A check of the dog revealed a microchip that was exceptionally well in his evaluation and was then
linked back to a dog breeder in Slovakia. The breeder scheduled to have a physical to check for possible
acknowledged the dog was originally trained and health issues. The dog was given a clean bill of health
purchased for estate security and said he hoped the and was ready for the next step: assignment to a
dog would be placed in a good home. Using her Trooper in the State Police K-9 Section.
own funds, Dispatcher Genduso paid to have the dog
shipped to Massachusetts. It was quickly determined
that the dog was friendly and responsive to Eastern
European K-9 commands and might be a good
candidate as an MSP K-9. Soon after arriving, the
dog was set to be evaluated for possible State Police

Every year, a variety of people and organizations
contact the MSP K-9 Unit in an effort to donate dogs.
When donated dogs are offered to the Department,
almost all are determined to be unsuited for police                                            Mako at water safety training

Trooper Gary Berlo, assigned to K-9 East, came up
as a possible match for the donated dog. Trooper
Berlo had recently lost his last K-9 partner due to a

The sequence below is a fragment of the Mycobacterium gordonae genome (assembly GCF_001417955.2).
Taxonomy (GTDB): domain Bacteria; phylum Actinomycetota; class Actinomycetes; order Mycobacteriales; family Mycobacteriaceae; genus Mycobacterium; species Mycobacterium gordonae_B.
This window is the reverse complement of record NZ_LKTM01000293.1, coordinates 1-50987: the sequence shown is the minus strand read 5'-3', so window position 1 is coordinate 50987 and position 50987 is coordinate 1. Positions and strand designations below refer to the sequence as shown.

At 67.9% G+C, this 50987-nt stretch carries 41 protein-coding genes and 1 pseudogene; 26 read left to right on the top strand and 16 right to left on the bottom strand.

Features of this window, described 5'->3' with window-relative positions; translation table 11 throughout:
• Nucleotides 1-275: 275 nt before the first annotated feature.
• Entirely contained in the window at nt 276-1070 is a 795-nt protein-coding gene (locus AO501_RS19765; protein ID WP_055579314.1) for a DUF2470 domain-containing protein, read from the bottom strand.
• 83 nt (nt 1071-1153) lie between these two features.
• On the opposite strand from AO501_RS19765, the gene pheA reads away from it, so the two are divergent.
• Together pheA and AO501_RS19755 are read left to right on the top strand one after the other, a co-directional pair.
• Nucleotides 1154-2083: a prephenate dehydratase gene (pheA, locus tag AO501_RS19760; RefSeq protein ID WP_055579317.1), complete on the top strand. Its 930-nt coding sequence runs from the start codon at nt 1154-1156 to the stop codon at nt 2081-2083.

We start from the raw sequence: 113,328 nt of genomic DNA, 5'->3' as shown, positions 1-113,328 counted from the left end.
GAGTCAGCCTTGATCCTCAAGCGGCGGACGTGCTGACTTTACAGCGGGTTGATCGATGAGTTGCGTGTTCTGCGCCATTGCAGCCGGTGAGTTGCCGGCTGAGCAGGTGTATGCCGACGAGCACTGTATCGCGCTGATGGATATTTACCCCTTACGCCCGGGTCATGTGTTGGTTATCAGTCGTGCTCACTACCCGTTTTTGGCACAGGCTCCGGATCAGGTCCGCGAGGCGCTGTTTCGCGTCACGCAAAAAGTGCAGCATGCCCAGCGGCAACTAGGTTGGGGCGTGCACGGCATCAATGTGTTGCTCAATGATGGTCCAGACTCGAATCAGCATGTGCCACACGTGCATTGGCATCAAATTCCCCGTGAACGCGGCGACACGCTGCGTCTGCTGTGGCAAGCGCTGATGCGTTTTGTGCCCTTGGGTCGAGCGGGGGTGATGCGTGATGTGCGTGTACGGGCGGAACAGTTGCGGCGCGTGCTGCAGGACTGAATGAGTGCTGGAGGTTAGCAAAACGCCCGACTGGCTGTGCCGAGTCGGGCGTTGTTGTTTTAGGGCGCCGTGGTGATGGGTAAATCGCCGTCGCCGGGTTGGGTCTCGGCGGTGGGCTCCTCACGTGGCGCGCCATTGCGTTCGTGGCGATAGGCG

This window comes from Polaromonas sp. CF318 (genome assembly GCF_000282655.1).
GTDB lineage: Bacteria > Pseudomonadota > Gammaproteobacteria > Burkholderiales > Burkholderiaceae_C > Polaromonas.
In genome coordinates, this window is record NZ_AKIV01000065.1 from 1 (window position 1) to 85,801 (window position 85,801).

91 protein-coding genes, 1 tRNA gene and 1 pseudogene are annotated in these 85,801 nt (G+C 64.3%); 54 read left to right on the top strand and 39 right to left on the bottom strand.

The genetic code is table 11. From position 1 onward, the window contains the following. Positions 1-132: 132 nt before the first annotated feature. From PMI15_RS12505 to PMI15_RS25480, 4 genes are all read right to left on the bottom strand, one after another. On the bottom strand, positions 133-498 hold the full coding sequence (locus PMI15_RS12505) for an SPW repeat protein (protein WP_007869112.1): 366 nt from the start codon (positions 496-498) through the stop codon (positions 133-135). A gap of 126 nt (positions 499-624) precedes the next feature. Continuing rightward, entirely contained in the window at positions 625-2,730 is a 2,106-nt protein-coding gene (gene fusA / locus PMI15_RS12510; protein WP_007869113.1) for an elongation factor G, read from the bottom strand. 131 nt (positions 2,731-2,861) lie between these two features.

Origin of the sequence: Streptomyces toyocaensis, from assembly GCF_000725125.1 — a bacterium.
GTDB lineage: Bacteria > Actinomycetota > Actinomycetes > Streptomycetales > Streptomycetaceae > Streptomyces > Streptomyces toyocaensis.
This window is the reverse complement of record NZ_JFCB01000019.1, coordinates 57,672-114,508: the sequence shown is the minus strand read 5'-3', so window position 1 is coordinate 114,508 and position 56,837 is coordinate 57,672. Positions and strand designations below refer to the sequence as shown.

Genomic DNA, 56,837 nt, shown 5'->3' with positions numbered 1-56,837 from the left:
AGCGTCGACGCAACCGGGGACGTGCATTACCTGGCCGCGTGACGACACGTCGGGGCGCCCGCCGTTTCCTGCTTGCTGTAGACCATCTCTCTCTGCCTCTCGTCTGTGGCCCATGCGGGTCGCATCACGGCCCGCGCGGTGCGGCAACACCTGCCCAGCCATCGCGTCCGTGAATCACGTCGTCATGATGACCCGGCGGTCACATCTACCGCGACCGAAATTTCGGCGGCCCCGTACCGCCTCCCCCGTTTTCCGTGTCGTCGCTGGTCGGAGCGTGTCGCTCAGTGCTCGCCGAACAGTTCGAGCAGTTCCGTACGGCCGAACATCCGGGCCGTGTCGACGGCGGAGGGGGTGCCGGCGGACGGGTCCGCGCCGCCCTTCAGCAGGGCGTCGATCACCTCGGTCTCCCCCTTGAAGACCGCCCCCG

medical issue. K-9 Troopers develop a close bond to
the animals assigned to them and Trooper Berlo was
no different; the unexpected loss of his partner took
a heavy toll on him and he was reluctant to take on
another assignment.

But Trooper Berlo did just that in and since then has
been surprised over and over again by the dog’s
character. Trooper Berlo named his new partner
“Mako” in tribute to his encounter with a shark on a
recent fishing trip. The dog’s character and work ethic
has been something Trooper Berlo has never had in a
K-9. Mako has quickly integrated himself into Trooper
Berlo’s work life and home life and together the two of
them have done some great work. They have located
missing people and recently found a gun during a
search for an armed subject in Troop “D.” Under the
guidance of his experienced handler, K-9 Mako has         Dispatcher Genduso and two rescue dogs enjoy a walk on the
proven himself in the field and is expected to do so      North Shore
for many years to come!

To date, Dispatcher Genduso continues her efforts in
animal rescue with the knowledge and satisfaction
that her passion has made a rare contribution to
the Massachusetts State Police. This great story was
recently profiled in the Boston Herald and gave the
citizens of the Commonwealth an inside look at how
Dispatcher Genduso has made a positive contribution
to the organization.